Here is a teacher tip: Once students seem to understand how they are expected to behave during recess, take the entire class out to the playground for a supervised practice session. Have students practice their skills and give them immediate feedback (e.g., "Class, watch Travis come down the slide with his feet forward. That's the correct way to do it. Nice job!"). Practicing right on the playground will help children to more quickly generalize their skills (apply them to a new setting).
Step 4: Start the Intervention. Once the intervention has begun:
- Playground monitors randomly distribute good-behavior tickets or other tokens to students who are behaving appropriately. At the same time, they give the students specific praise for their good behavior.
- Playground monitors organize and oversee group games (if needed) and remind children of the rules.
- Playground monitors set aside a time-out location (e.g., "wait-circle" marked off with chalk in a supervised corner of the recess yard). Whenever students misbehave, a monitor can optionally choose to deliver a single brief warning (e.g., "Toby, a playground rule is 'Treat others with respect.' That means no hitting. This is a warning"). If the student continues to misbehave, he or she is placed in the time-out location for a short period (e.g., 5 minutes) before being allowed to return to play.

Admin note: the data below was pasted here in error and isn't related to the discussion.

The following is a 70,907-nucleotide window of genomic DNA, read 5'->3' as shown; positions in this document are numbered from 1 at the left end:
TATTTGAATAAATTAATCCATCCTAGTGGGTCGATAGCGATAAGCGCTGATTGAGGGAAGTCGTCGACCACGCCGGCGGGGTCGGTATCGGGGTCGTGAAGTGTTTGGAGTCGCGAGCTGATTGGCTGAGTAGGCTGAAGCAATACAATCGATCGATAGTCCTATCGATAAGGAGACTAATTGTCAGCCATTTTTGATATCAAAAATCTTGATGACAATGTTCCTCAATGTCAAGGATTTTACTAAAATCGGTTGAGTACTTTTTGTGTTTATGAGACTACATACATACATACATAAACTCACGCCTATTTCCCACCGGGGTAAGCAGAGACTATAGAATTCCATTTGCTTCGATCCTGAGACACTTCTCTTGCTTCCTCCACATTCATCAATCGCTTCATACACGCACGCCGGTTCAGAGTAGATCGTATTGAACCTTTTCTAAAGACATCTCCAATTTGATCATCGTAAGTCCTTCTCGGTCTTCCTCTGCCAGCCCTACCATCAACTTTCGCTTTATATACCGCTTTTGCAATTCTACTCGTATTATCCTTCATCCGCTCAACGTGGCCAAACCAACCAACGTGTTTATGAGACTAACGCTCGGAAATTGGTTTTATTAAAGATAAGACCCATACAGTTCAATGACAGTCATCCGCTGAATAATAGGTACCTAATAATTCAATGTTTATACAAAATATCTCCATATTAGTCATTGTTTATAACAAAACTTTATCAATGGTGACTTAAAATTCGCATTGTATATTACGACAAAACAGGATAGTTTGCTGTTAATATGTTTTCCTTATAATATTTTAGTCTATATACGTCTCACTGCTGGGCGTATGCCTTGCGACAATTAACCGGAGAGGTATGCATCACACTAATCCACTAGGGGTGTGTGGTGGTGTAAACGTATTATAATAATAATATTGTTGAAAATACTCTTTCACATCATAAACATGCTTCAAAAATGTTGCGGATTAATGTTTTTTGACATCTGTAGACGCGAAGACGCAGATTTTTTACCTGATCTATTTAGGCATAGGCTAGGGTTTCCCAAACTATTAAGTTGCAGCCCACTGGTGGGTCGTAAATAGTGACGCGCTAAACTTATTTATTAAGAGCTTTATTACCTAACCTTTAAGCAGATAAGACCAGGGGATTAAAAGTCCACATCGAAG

- Teachers collect the good-behavior tickets when their students return to the classroom from recess. These tickets are tallied and put into a jar. A running total is kept of the tickets collected. When the class has collected a certain number of tickets (to be determined by the teacher), the class gets a prize or privilege (e.g., watching a movie with popcorn, having a pizza party, being allowed additional recess).
Children will not obey the playground monitors. If children refuse to comply with monitors' requests, your school can give monitors the power to temporarily suspend the playground privileges of any student who willfully disobeys them. (It is important, of course, that monitors use this power judiciously, consistently, and fairly.) If one or more students from a particular classroom are particularly disrespectful, the classroom teacher may want to make surprise visits to the playground to show support for the monitor and assist him or her in dealing with noncompliant students.
The playground intervention is not very effective. If your school discovers that the intervention is not working, be sure that: